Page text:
Do it for the Vine

Do it for the Vine

Jan. 24 marked the first anniversary of the global phenomenon that is the video-sharing app Vine. 

Vine started life on the App store as a company that was quickly bought by social network giants Twitter in January of 2013 and slowly  began to build momentum throughout the year, breaking the 40 million user mark in August. The app itself is a simple video sharing software that allows users to create and share clips that are no longer than six seconds. The simplicity and minimalistic character of the app has led it to become on some scale a social media powerhouse with all of the top tech websites, including it in their top apps of the year. Vine was also higher than Facebook, Instagram, Twitter and Snapchat in Apple’s top iOS Apps of 2013 list, where it finished in fourth place. It is the most downloaded video sharing app on the market. In a blog post celebrating their first birthday the creators of Vine said that “we didn’t know what to expect. To say that we’ve been blown away is an understatement. The creative community that has embraced Vine’s short, looping videos has shown that you can tell a whole story, make people laugh and even leave people speechless –– in six seconds or less.”

One of the main reasons people enjoy Vine is that unlike Twitter and Instagram, the app isn’t dominated by celebrities. The most popular users are comedians, musicians and stop-motion artists, many of them unknown before Vine came along and are now making thousands of dollars in promotional work for many Fortune 500 companies.

The most popular Vine accounts are now around the five million followers bracket with 15 year-old Nash Grier leading the way with 5.2 million people following his Vine account. These top Viners found popularity with short sketch videos featuring slapstick comedy, lip dubs and outlandish behavior in public and these videos normally go viral on both YouTube and Facebook.

Jerome Jarre, co-founder of GrapeStory, a company that helps brands connect with about 20 of the top Vine-ographers. With more than four million followers, Jarre himself is one of the most popular people on Vine and it’s his jovial personality mixed with light hearted pranks of unsuspecting members of society that has propelled him into the limelight.

Businesses are always on the look out for new ways to market their products and the best way to get the best work of creative people is to launch a competition. The Armstrong Vine Awards competition was launched this month to celebrate the first birthday of Vine and is offering $6,000 to the best video in three different categories: Best Art, Best Comedy and Best Animation. Armstrong is a company that aids clients in delivering their content to the right audience at the right moment in the right location and has strong ties with Vine users from all over the world. Josh Salmon is a stop motion artist, who’s Vine was submitted to the Best Animation category.‘s Salmon said,” As soon as I’d made my first Vine, I realized I could animate with it. From then on, the majority of my vines were stop motion. It’s great to have a short finished piece at the end of the night.”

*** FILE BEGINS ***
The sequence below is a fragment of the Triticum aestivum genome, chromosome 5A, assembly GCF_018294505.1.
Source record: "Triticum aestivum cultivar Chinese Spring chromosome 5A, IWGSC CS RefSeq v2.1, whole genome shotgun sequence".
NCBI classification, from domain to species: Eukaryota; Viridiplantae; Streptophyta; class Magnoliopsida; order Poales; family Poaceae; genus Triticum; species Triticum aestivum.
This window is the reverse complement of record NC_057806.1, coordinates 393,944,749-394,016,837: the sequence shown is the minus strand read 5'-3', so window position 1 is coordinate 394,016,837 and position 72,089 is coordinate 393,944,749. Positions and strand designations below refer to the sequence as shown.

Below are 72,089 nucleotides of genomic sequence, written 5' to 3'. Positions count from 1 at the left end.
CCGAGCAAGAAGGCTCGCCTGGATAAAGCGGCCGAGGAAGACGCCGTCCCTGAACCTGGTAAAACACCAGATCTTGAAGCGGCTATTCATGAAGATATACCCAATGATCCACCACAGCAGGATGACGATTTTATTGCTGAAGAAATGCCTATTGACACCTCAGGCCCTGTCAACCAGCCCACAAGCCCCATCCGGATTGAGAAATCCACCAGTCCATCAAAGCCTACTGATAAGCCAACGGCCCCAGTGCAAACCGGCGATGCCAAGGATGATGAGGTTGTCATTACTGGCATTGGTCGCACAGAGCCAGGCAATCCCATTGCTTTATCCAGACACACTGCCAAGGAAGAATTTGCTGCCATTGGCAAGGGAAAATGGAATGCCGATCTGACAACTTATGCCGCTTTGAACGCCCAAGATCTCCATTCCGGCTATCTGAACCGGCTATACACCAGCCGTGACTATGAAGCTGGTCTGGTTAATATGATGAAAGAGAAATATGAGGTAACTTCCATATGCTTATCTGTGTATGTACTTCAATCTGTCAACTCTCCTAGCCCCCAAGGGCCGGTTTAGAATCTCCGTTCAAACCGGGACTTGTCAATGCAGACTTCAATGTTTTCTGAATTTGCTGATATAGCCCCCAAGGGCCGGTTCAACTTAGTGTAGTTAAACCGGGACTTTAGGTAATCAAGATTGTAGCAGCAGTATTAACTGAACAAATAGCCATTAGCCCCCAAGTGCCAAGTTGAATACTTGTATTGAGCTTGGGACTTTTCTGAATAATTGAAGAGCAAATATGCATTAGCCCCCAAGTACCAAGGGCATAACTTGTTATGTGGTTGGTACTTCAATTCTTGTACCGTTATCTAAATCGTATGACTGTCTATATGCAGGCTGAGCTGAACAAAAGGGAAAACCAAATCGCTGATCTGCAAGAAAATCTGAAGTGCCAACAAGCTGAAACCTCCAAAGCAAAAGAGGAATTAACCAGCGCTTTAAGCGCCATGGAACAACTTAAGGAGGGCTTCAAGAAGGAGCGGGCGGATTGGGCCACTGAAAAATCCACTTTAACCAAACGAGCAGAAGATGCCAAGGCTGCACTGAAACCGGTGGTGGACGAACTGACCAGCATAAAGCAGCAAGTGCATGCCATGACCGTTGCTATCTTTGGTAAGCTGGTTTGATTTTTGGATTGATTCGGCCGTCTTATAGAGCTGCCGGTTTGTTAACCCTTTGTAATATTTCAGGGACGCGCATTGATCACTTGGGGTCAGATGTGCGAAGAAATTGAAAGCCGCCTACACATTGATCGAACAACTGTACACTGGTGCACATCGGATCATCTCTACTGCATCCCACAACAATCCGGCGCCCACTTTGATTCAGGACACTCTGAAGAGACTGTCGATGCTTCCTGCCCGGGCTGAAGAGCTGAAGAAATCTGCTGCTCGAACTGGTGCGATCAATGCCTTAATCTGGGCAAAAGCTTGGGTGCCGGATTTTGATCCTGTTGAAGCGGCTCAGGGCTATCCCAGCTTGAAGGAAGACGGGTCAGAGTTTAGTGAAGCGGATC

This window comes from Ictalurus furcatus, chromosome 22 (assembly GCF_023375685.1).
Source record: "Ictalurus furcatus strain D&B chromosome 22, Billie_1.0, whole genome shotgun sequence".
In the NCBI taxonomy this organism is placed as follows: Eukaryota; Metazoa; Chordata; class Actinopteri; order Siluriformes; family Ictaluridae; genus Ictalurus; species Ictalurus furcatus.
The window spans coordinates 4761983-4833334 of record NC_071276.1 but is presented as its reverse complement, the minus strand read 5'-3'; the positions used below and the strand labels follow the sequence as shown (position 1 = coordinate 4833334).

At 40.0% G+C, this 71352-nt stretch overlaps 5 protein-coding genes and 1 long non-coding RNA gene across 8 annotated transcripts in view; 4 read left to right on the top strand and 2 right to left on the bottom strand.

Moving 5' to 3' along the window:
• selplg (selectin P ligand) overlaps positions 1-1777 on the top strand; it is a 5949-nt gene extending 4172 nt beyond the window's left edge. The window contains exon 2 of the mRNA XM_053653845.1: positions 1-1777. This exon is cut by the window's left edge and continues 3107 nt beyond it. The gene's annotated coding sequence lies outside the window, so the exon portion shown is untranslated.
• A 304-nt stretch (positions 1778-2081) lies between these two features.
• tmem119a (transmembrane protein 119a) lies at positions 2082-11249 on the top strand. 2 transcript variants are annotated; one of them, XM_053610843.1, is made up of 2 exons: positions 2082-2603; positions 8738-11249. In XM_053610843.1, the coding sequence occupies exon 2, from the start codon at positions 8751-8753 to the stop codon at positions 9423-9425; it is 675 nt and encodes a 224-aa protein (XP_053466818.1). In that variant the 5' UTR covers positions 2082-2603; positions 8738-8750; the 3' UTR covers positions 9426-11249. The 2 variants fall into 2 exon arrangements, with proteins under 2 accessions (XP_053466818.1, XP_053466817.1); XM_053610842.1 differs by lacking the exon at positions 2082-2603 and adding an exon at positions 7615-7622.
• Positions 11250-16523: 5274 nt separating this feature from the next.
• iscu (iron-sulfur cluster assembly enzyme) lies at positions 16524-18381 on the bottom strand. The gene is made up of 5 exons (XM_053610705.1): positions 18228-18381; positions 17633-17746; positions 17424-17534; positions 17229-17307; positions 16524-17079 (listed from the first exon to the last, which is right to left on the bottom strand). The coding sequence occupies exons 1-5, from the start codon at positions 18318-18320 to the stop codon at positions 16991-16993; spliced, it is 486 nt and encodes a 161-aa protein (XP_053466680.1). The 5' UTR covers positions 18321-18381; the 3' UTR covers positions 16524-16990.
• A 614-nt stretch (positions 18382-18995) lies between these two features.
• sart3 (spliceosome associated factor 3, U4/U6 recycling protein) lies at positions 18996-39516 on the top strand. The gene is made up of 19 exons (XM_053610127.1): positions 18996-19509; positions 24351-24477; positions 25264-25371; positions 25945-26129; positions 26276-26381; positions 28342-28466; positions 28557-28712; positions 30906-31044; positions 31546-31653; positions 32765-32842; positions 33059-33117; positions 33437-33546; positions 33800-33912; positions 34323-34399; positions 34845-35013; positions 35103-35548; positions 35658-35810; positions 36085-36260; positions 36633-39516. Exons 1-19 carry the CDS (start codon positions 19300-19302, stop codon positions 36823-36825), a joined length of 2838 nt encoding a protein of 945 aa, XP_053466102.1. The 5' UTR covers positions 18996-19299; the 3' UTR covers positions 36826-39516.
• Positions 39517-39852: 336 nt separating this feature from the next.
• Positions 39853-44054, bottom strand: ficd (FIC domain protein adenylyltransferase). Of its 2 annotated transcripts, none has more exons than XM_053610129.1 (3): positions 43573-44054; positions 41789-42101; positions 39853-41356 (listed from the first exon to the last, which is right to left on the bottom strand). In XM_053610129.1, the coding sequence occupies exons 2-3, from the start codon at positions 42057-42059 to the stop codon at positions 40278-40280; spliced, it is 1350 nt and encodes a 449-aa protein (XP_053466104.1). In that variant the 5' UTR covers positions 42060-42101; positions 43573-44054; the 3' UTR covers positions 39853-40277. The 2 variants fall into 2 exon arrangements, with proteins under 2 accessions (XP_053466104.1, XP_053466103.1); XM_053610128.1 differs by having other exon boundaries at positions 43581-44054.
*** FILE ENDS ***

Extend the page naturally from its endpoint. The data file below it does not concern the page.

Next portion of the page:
The key demographic for Vine users is 16-24, so it’s no surprise that when I asked the students of Mercy College what their most used apps are, 60 percent of them included Vine in their top five. Many of the students have used the app to document their lives at Mercy College, recording day to day college life in and around New York City. Others have shared the recent extreme weather conditions and some of the business honors students even recorded their 2013 trip to Mount Marcy.

Prof. Michael Perrota, a Media Studies professor at Mercy College, believes that although each classroom and each professor is different, there are advantages to a connection between the students, and that apps like Vine are they way to encourage it. “Personally, I think making a video together builds camaraderie amongst students in a program. We sometimes forget that education is also about a sense of community.”

Using Vine as a way to lighten the spirits of a class or even to make studying that little more interesting can really boost the morale of an entire classroom and can be a useful tool not only in school, but out of it as well.

Student Samantha Ivanoff, 20, doesn’t have a Vine account. “Why do I need it? it’s just more social media for me to waste my life on.”

Students who do have an account follow, “like” and mostly just browse through other peoples content rather than creating their own. Jadean Norman, a business honors student at Mercy College, has never created her own Vine video but is a active viewer of many different vine users and accounts. “I do have a Vine, but I only use it to follow and watch other Viners.”

Vine was one of the most popular apps in 2013. In 2014, it’s easy to say that Vine is the future for online social video sharing, even though you only get six seconds.